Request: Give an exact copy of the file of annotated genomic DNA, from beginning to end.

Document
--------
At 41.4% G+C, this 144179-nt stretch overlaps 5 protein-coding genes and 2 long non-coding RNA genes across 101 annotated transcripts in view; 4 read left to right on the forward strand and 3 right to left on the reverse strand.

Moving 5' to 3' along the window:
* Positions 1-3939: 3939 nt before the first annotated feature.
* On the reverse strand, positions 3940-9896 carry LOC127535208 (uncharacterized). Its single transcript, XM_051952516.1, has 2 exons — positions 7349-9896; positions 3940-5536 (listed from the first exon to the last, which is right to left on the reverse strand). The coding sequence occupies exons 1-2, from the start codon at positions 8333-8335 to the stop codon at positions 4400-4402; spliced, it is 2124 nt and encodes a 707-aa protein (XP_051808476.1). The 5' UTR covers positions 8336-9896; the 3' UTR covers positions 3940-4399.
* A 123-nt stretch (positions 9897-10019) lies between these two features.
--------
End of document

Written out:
At 41.4% G+C, this 144179-nt stretch overlaps 5 protein-coding genes and 2 long non-coding RNA genes across 101 annotated transcripts in view; 4 read left to right on the forward strand and 3 right to left on the reverse strand.

Moving 5' to 3' along the window:
* Positions 1-3939: 3939 nt before the first annotated feature.
* On the reverse strand, positions 3940-9896 carry LOC127535208 (uncharacterized). Its single transcript, XM_051952516.1, has 2 exons — positions 7349-9896; positions 3940-5536 (listed from the first exon to the last, which is right to left on the reverse strand). The coding sequence occupies exons 1-2, from the start codon at positions 8333-8335 to the stop codon at positions 4400-4402; spliced, it is 2124 nt and encodes a 707-aa protein (XP_051808476.1). The 5' UTR covers positions 8336-9896; the 3' UTR covers positions 3940-4399.
* A 123-nt stretch (positions 9897-10019) lies between these two features.